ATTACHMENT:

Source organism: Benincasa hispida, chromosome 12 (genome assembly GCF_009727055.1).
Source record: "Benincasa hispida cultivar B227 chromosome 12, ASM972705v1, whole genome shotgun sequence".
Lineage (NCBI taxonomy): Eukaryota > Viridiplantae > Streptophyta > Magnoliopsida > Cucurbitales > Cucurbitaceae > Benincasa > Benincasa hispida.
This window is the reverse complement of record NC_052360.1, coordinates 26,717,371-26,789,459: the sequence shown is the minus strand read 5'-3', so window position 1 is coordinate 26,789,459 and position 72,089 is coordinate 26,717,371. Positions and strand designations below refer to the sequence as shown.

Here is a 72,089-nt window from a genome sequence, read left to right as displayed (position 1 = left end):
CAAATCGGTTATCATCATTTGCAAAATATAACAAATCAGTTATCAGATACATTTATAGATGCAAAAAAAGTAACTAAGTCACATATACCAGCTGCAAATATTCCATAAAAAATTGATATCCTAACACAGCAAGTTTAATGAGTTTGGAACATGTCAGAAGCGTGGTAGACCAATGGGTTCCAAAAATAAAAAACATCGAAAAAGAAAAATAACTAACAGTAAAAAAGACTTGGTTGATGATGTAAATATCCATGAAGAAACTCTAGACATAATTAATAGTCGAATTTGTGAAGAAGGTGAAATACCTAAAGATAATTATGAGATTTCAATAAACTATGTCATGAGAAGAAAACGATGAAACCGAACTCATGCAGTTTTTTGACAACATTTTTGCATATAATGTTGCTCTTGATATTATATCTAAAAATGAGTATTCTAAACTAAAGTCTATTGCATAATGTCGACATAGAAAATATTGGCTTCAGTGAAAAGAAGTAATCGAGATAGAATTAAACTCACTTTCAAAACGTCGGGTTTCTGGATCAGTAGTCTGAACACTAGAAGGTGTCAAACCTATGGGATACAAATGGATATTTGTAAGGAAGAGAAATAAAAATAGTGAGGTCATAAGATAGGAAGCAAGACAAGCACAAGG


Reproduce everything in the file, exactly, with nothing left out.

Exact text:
Source organism: Benincasa hispida, chromosome 12 (genome assembly GCF_009727055.1).
Source record: "Benincasa hispida cultivar B227 chromosome 12, ASM972705v1, whole genome shotgun sequence".
Lineage (NCBI taxonomy): Eukaryota > Viridiplantae > Streptophyta > Magnoliopsida > Cucurbitales > Cucurbitaceae > Benincasa > Benincasa hispida.
This window is the reverse complement of record NC_052360.1, coordinates 26,717,371-26,789,459: the sequence shown is the minus strand read 5'-3', so window position 1 is coordinate 26,789,459 and position 72,089 is coordinate 26,717,371. Positions and strand designations below refer to the sequence as shown.

Here is a 72,089-nt window from a genome sequence, read left to right as displayed (position 1 = left end):
CAAATCGGTTATCATCATTTGCAAAATATAACAAATCAGTTATCAGATACATTTATAGATGCAAAAAAAGTAACTAAGTCACATATACCAGCTGCAAATATTCCATAAAAAATTGATATCCTAACACAGCAAGTTTAATGAGTTTGGAACATGTCAGAAGCGTGGTAGACCAATGGGTTCCAAAAATAAAAAACATCGAAAAAGAAAAATAACTAACAGTAAAAAAGACTTGGTTGATGATGTAAATATCCATGAAGAAACTCTAGACATAATTAATAGTCGAATTTGTGAAGAAGGTGAAATACCTAAAGATAATTATGAGATTTCAATAAACTATGTCATGAGAAGAAAACGATGAAACCGAACTCATGCAGTTTTTTGACAACATTTTTGCATATAATGTTGCTCTTGATATTATATCTAAAAATGAGTATTCTAAACTAAAGTCTATTGCATAATGTCGACATAGAAAATATTGGCTTCAGTGAAAAGAAGTAATCGAGATAGAATTAAACTCACTTTCAAAACGTCGGGTTTCTGGATCAGTAGTCTGAACACTAGAAGGTGTCAAACCTATGGGATACAAATGGATATTTGTAAGGAAGAGAAATAAAAATAGTGAGGTCATAAGATAGGAAGCAAGACAAGCACAAGG